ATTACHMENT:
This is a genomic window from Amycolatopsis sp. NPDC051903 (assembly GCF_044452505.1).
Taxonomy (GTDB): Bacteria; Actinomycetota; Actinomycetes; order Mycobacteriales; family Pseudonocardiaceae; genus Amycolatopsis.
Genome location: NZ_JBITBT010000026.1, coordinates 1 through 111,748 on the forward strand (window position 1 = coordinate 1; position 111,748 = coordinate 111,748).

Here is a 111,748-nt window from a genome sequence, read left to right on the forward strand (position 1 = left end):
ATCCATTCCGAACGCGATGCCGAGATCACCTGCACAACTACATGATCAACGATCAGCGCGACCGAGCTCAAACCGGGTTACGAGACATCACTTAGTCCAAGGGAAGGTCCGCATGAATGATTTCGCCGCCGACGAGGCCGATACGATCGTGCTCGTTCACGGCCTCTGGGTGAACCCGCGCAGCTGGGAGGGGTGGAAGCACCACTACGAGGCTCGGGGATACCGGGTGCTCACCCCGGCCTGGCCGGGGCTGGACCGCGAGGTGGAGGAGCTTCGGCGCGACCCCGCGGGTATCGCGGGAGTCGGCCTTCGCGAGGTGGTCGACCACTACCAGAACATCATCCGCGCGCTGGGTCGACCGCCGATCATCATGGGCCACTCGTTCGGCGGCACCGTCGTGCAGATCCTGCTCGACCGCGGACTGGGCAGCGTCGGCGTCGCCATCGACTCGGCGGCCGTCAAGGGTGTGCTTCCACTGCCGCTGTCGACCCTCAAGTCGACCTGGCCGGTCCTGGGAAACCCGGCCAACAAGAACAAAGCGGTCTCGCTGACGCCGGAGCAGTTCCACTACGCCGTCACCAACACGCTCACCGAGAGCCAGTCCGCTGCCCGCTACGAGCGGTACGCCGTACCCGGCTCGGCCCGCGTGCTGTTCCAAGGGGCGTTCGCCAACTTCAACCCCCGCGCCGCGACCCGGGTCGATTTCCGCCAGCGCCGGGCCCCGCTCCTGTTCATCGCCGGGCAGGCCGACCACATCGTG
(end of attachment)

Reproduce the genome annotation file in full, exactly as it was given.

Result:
This is a genomic window from Amycolatopsis sp. NPDC051903 (assembly GCF_044452505.1).
Taxonomy (GTDB): Bacteria; Actinomycetota; Actinomycetes; order Mycobacteriales; family Pseudonocardiaceae; genus Amycolatopsis.
Genome location: NZ_JBITBT010000026.1, coordinates 1 through 111,748 on the forward strand (window position 1 = coordinate 1; position 111,748 = coordinate 111,748).

Here is a 111,748-nt window from a genome sequence, read left to right on the forward strand (position 1 = left end):
ATCCATTCCGAACGCGATGCCGAGATCACCTGCACAACTACATGATCAACGATCAGCGCGACCGAGCTCAAACCGGGTTACGAGACATCACTTAGTCCAAGGGAAGGTCCGCATGAATGATTTCGCCGCCGACGAGGCCGATACGATCGTGCTCGTTCACGGCCTCTGGGTGAACCCGCGCAGCTGGGAGGGGTGGAAGCACCACTACGAGGCTCGGGGATACCGGGTGCTCACCCCGGCCTGGCCGGGGCTGGACCGCGAGGTGGAGGAGCTTCGGCGCGACCCCGCGGGTATCGCGGGAGTCGGCCTTCGCGAGGTGGTCGACCACTACCAGAACATCATCCGCGCGCTGGGTCGACCGCCGATCATCATGGGCCACTCGTTCGGCGGCACCGTCGTGCAGATCCTGCTCGACCGCGGACTGGGCAGCGTCGGCGTCGCCATCGACTCGGCGGCCGTCAAGGGTGTGCTTCCACTGCCGCTGTCGACCCTCAAGTCGACCTGGCCGGTCCTGGGAAACCCGGCCAACAAGAACAAAGCGGTCTCGCTGACGCCGGAGCAGTTCCACTACGCCGTCACCAACACGCTCACCGAGAGCCAGTCCGCTGCCCGCTACGAGCGGTACGCCGTACCCGGCTCGGCCCGCGTGCTGTTCCAAGGGGCGTTCGCCAACTTCAACCCCCGCGCCGCGACCCGGGTCGATTTCCGCCAGCGCCGGGCCCCGCTCCTGTTCATCGCCGGGCAGGCCGACCACATCGTG